Pkcs11Interop  3.3.0
Managed .NET wrapper for unmanaged PKCS#11 libraries

Pkcs11Interop forms a bridge between the unmanaged ANSI C and managed .NET worlds. It loads unmanaged PKCS#11 library provided by the cryptographic device vendor and makes its functions accessible to .NET application. Following figure presents the typical usage of Pkcs11Interop library in .NET application (left side) and internal architecture of Pkcs11Interop library (right side):

pkcs11interop-architecture.png

Pkcs11interop uses System.Runtime.InteropServices to define platform invoke methods for unmanaged PKCS#11 API and specifies how data is marshaled between managed and unmanaged memory.

LowLevelAPIs and HighLevelAPIs: Pkcs11Interop API is logically divided into the set of LowLevelAPIs and the set of HighLevelAPIs. In order to bring the full power of PKCS#11 API to the .NET environment LowLevelAPIs follow ANSI C API defined by PKCS#11 specification as closely as possible and because of that require C-like coding style with a manual memory management. On the other hand HighLevelAPIs, which are built on top of LowLevelAPIs, use garbage collector for automatic memory management and utilize developer friendly constructs such as collections or streams.

Fours and eights in the APIs: The C 'long' type is extensively used throughout the PKCS#11 ANSI C API as CK_ULONG type and unfortunately it is one of the most difficult types to marshal since there is no equivalent type in .NET that universally matches its size. The problem is that the C 'long' type can be 4 bytes long on some platforms (Win32, Win64 and Unix32) and in the same time it can be 8 bytes long on the other platforms (Unix64). In .NET there is 'int' type which is 4 bytes long regardless of platform and there is 'long' type which is 8 bytes long regardless of platform. Neither of them can be used as a multiplatform alternative for C 'long' type and the only option is to use and marshal two different sets of functions and structures - one with 'int' .NET type for platforms where C 'long' type is 4 bytes long (LowLevelAPI40, LowLevelAPI41, HighLevelAPI40 and HighLevelAPI41) and the other with 'long' .NET type for platforms where C 'long' type is 8 bytes long (LowLevelAPI80, LowLevelAPI81, HighLevelAPI80 and HighLevelAPI81).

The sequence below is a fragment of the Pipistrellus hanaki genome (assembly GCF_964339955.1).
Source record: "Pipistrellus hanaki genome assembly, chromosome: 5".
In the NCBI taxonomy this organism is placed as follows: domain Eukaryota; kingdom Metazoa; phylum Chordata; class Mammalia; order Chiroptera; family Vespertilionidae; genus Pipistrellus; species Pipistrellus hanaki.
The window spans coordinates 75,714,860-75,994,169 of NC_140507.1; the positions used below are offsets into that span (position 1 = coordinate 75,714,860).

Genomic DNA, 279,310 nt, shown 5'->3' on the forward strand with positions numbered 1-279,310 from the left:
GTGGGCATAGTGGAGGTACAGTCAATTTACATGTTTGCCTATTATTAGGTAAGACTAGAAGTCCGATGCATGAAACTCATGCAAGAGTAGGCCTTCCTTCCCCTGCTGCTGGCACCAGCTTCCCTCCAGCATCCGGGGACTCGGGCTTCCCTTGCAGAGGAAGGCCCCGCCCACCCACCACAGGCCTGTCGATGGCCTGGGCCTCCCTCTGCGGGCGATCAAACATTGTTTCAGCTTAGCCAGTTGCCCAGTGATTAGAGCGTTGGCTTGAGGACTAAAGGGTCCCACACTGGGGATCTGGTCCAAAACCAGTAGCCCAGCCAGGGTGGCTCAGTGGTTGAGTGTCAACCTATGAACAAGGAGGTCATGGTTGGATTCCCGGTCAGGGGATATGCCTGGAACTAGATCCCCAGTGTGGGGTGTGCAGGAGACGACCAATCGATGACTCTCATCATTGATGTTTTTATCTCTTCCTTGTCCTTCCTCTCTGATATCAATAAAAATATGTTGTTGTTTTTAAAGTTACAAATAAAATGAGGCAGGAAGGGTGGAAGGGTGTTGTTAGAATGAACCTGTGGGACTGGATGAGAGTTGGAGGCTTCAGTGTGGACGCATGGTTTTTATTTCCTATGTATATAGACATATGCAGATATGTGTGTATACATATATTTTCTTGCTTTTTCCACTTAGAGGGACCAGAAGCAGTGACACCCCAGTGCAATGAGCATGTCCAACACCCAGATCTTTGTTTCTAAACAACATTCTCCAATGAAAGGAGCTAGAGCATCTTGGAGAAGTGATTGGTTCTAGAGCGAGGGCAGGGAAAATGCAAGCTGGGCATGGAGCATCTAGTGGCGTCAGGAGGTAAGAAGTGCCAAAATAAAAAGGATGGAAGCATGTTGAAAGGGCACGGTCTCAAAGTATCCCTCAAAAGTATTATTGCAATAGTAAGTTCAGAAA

Zeros and ones in the APIs: PKCS#11 v2.20 specification vaguely states that "Cryptoki structures are packed to occupy as little space as is possible. In particular, on the Win32 and Win16 platforms, Cryptoki structures should be packed with 1-byte alignment. In a UNIX environment, it may or may not be necessary (or even possible) to alter the byte-alignment of structures.". One could say that packing with 1-byte alignment should be preferred on all platforms but most of the implementations for Unix platforms use the default byte alignment instead. Structure packing in .NET is controlled by the Pack field of System.Runtime.InteropServices.StructLayoutAttribute which cannot be modified in the runtime so the only option is to use and marshal two different sets of structures - one with Pack field set to 1 to indicate 1-byte alignment (LowLevelAPI41, LowLevelAPI81, HighLevelAPI41 and HighLevelAPI81) and the other with Pack field set to 0 to indicate the default byte alignment (LowLevelAPI40, LowLevelAPI80, HighLevelAPI40 and HighLevelAPI80).

Please note that Net.Pkcs11Interop.HighLevelAPI automagically uses correct set of platform dependent APIs and is recommended API for most use cases.